Nor are we persuaded that Bailey did not sustain harm until Chattem failed to perform. Under California law promissory fraud is the implied misrepresentation of a present fact, the promissor's present intent to perform the promise. See, e.g., Harazim v. Lynam, 267 Cal. App. 2d 127, 72 Cal. Rptr. 670, 674 (1968). Chattem was guilty of this tort at the time Bailey relied on Chattem's misrepresentation to his detriment by assigning his patent rights to Chattem, an act he clearly performed in California. At that time he gave Chattem something of value in exchange for a promise which the jury found Chattem had no intention of keeping. Once Bailey relied to his detriment he was not required to wait to see whether Chattem ultimately chose to perform its promise notwithstanding its earlier fraudulent intent not to. Had Chattem chosen to perform that would have been in the nature of mitigation of Bailey's damages, but Chattem's non-performance was not a prerequisite to Bailey's recovery. Thus, the fact that Chattem refused to keep its promise in Tennessee does not dictate the application of Tennessee law. Because Bailey sustained a loss in California when he assigned his rights in the patent, the trial court properly applied the substantive law of California.5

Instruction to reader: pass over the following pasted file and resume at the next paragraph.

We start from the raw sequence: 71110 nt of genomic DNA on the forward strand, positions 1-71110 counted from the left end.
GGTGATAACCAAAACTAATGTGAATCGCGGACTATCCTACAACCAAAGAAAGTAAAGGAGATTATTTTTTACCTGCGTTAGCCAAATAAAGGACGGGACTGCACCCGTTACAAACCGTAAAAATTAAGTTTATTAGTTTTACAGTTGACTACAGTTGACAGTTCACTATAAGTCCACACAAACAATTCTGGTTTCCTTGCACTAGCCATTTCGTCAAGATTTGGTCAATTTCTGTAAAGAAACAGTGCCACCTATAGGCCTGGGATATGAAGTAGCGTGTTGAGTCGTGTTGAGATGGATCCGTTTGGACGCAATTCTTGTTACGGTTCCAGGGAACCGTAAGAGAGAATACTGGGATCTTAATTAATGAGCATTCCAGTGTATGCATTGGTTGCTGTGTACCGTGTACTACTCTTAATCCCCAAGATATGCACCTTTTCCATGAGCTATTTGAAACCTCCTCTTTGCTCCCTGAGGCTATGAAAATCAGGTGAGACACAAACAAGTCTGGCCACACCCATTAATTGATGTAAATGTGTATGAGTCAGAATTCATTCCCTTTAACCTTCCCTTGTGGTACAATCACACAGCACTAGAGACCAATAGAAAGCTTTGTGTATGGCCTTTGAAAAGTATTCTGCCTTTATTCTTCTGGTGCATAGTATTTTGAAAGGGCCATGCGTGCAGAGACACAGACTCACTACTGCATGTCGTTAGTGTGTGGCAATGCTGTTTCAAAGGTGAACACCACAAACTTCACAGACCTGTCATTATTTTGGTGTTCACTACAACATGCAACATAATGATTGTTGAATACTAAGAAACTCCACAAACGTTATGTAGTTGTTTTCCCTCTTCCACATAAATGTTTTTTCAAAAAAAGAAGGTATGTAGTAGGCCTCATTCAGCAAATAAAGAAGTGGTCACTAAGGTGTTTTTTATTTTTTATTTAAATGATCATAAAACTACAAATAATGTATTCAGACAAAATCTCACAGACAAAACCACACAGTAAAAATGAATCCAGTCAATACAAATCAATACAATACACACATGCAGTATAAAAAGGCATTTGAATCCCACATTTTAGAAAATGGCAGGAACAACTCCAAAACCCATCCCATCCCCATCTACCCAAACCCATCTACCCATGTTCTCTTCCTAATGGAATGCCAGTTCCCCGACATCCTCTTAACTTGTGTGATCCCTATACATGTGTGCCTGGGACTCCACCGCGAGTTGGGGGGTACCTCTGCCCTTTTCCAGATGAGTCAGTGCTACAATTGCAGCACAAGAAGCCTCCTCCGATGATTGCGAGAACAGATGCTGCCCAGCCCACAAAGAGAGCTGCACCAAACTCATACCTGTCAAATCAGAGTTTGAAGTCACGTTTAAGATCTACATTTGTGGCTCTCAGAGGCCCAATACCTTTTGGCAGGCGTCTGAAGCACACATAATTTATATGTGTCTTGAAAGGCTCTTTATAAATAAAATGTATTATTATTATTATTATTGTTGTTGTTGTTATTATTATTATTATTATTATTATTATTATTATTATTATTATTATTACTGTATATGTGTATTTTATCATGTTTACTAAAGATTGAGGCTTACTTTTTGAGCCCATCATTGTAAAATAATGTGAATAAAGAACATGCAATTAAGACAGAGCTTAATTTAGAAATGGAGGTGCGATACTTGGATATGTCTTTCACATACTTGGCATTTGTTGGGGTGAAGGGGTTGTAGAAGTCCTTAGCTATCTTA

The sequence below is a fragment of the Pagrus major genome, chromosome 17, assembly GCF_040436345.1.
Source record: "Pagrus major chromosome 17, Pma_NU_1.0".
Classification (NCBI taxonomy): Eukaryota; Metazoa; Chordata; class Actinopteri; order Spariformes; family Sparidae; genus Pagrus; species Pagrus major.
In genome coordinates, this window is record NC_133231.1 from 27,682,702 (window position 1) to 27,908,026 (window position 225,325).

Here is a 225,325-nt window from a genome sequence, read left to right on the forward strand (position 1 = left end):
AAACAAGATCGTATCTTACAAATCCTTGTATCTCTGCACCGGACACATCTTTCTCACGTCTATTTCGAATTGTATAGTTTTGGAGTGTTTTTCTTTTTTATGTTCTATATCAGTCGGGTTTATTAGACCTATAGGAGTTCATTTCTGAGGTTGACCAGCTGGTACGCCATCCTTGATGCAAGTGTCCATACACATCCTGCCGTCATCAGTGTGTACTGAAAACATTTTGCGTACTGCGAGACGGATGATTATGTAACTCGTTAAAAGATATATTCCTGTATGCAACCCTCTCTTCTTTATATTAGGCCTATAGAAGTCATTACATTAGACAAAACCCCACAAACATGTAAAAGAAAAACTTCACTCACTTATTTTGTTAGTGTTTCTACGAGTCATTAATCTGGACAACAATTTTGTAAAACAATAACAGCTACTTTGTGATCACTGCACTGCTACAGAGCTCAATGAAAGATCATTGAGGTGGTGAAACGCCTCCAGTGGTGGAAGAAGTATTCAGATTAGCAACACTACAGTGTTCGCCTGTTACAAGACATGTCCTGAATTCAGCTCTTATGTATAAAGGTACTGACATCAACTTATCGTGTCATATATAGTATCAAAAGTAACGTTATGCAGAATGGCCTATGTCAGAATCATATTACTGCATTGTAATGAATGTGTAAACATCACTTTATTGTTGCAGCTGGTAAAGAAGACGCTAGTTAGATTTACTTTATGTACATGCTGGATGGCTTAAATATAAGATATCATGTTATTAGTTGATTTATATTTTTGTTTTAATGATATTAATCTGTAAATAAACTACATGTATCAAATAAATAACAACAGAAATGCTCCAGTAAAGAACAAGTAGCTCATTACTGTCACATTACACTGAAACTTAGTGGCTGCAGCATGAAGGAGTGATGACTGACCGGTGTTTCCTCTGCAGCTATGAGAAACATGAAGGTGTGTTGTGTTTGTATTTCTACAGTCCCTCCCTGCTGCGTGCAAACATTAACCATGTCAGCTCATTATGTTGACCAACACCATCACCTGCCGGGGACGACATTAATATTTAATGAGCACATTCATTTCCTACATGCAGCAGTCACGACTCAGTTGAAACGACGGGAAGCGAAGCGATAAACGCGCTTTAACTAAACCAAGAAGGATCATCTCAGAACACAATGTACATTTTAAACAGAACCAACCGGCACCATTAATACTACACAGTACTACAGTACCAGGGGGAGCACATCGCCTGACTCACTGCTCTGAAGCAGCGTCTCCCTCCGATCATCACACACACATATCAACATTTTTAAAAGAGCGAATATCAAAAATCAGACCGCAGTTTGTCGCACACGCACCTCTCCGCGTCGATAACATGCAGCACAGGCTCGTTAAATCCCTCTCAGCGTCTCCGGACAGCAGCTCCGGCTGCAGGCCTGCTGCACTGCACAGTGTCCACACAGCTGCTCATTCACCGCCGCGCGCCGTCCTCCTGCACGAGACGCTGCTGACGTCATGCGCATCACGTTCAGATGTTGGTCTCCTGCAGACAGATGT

Chattem does not argue that under California law Bailey failed to prove a promissory fraud. Thus, we accept that fact as proven and turn to the question whether the damages awarded by the jury on this count were excessive. The jury found that as a result of Chattem's fraud Bailey suffered damage. Although the jury instructions are silent as to what the elements of Bailey's damages were for misrepresentation, the only damage supportable by the record is the assignment of his patent to Chattem. To make Bailey whole the jury would have to have found the value of the patent Bailey assigned. The jury arguments were not transcribed. However, in response to Chattem's post-verdict motions for judgment notwithstanding the verdict and for a new trial Bailey argued that the best measure of value is what Chattem offered him: a no-cut consulting agreement under which he would be paid $32,400 per year for the life of the patent, normally 17 years.6  At the time of trial the maximum remaining length of the contract was 14 years. Because Bailey had been fully compensated under interim consulting agreements for the first three years of the life of the patent he was not entitled to damages attributable to that period. Chattem's evidence showed that the present worth of a contract for $32,400 per year for 14 years was $222,679.